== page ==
Pneumatic systems rarely complain. If something goes wrong, such as a damper getting stuck, a pneumatic system stays silent. The feedback loop is an occupant complaining that a room is too hot or too cold. Furthermore, in the time it takes occupants and fms to become alerted to issues, operational efficiencies are being lost. Thus, less comfort may also be a symptom of increased energy costs.
The real estate investment and property management firm of Live Oak-Gottesman in Austin, TX owns and manages over seven million square feet including a four story office space known as the Carillon. “We look at a lot of properties,” says Lynette Dahmer, a company vice president and director of office/retail asset services. “In evaluating potential properties, we typically ask if there is an automation system in place. This makes the property more valuable as an owner.”
Continues Dahmer, “The Carillon, on the other hand, was an older property with a mixed bag of pneumatic control. It was requiring a lot of manual operation to satisfy tenant demands, and its utility costs were twice the average of some of our other properties.”
Their energy solutions contractor, Performance Facility Services, recommended and completed an entire replacement of the aging pneumatic controls with a web-based digital control system.
“I love the convenience of operating the building from any web-based PC rather than having to go to the property to make manual changes,” says Dahmer. “We’re saving ourselves headaches and maintenance costs. And the tenants are finally getting the desired level of control and comfort that they’ve always sought.”
New commercial construction almost always has digital controls. Pneumatic to digital retrofits in existing facilities, however, require some upfront investment to garner the long-term benefits. But fms do not have to take an all-or-nothing approach. In terms of project scope, there is a spectrum of work that can be undertaken.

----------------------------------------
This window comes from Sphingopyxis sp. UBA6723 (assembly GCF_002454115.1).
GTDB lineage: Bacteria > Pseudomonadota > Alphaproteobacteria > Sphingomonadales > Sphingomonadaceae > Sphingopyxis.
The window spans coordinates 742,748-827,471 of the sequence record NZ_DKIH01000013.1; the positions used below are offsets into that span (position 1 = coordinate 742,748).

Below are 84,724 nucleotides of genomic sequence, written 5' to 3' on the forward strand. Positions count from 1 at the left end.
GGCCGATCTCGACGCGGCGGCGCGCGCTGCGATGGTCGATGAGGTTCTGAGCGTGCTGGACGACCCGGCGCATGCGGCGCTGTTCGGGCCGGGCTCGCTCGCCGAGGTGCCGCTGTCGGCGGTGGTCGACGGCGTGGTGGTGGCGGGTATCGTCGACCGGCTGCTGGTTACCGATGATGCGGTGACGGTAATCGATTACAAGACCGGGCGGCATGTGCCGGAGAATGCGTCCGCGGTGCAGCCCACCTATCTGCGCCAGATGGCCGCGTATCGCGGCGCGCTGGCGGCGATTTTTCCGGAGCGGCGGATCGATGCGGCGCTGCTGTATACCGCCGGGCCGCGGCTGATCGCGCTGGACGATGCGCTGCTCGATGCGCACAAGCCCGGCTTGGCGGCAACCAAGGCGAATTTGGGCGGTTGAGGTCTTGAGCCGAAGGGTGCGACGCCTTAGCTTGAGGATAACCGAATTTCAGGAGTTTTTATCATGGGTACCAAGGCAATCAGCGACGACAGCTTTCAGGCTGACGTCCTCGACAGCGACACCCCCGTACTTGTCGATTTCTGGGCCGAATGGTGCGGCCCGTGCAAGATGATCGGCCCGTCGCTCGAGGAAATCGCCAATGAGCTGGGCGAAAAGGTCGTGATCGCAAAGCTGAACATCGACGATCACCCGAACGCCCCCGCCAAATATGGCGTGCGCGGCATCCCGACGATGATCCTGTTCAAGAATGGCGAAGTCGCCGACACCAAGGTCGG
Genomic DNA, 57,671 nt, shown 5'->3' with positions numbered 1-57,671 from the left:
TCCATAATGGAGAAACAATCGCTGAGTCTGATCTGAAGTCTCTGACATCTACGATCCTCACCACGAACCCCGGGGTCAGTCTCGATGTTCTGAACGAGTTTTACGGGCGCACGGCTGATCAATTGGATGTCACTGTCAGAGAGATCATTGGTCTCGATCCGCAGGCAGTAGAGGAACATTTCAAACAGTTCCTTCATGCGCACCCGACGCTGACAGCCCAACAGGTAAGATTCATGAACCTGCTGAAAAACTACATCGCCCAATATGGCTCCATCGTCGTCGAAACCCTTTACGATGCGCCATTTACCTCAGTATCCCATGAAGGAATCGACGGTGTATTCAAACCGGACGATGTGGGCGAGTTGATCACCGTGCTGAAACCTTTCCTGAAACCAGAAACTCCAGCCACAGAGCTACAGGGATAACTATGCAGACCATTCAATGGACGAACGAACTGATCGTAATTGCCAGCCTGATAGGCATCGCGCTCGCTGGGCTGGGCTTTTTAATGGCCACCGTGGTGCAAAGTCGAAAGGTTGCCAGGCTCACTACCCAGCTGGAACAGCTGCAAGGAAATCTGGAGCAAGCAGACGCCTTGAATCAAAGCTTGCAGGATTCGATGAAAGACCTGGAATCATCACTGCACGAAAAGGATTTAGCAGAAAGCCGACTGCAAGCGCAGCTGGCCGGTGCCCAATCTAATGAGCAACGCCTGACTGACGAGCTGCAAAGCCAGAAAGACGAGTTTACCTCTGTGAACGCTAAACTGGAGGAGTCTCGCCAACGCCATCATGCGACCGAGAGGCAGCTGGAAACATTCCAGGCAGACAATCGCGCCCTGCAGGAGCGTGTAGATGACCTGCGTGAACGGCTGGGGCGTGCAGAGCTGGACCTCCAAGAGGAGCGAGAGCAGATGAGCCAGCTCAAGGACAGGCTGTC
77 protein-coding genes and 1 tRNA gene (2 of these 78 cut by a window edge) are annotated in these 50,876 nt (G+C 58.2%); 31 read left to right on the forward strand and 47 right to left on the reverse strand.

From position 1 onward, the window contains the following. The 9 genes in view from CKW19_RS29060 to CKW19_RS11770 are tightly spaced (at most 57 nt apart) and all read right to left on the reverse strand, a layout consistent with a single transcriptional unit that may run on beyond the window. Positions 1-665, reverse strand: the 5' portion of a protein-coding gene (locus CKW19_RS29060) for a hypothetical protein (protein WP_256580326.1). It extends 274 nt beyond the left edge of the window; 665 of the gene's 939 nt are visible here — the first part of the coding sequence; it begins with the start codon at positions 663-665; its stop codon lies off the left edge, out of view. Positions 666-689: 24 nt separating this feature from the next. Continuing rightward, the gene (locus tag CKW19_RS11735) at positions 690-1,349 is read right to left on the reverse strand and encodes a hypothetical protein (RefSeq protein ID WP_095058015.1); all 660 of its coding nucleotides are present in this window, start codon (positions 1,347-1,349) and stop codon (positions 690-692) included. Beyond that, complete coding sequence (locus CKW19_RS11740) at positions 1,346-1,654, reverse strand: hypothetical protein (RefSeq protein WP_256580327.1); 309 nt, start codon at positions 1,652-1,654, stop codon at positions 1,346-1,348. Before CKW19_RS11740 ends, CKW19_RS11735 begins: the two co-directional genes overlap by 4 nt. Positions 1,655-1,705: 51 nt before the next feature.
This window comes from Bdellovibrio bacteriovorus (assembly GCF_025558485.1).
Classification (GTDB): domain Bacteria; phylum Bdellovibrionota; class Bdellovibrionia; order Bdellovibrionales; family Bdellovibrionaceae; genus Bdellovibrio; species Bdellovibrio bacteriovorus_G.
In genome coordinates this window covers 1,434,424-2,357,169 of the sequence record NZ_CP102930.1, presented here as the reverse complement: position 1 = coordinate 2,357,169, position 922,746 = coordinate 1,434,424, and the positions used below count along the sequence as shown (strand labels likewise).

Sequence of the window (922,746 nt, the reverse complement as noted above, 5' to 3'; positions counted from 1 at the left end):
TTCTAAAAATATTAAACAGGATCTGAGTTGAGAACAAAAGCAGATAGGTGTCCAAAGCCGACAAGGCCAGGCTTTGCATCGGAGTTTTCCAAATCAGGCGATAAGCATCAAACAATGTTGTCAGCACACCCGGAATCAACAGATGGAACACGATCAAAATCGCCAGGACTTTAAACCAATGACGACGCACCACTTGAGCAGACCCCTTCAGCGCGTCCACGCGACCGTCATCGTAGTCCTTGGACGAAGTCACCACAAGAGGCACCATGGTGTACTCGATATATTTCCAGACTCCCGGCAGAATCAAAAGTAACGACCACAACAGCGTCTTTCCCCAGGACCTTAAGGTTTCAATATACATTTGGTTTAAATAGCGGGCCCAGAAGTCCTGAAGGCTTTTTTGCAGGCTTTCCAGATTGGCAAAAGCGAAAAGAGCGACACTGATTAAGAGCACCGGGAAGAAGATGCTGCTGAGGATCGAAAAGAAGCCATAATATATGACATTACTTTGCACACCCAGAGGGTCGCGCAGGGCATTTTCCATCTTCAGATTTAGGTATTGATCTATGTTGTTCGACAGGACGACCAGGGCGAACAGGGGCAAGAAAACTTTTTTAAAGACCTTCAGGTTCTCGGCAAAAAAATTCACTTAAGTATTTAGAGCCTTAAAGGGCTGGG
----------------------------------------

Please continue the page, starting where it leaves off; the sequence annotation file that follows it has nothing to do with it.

The most costly option initially is to rip out all the old pneumatic equipment and install new digital equivalents. This process can be time consuming, and parts of the HVAC system may need to be shut down for periods of the retrofit, creating inconvenience for the building’s occupants. This does, however, result in a highly energy efficient, pure digital system.
A less disruptive, and possibly more cost-effective, option is to replace only the parts of the particular system that make the most sense and to leave the parts that can still perform adequately in place (new “brains” to control the old “guts”). This results in a pneumatic and digital hybrid, which can still be quite efficient.
Today’s products also make it possible to install some digital intelligence on top of an otherwise complete pneumatic system. Such products at least offer some actionable data and may help lower costs as well.
Achieving an open source conversion from pneumatic to digital is feasible and desirable. As a communications protocol, air was never proprietary, and pneumatics represents the original “open system” in which one manufacturer’s device can be replaced by that of another manufacturer’s. Fms can continue this future-proofed flexibility on a digital path by selecting a vendor that provides an open protocol system. Such an open source approach provides for an fm’s choice in both products and service providers. This also provides the foundation for systems integration and data analytics solutions, thereby assuring the relevancy of the facility for years to come.
Dorsey, a 25-year veteran of technology marketing, is senior VP of marketing & communications at KMC Controls, Inc., an Indiana-based manufacturer of building automation and control solutions. To read further on digital systems, visit TFM’s Building Automation Channel.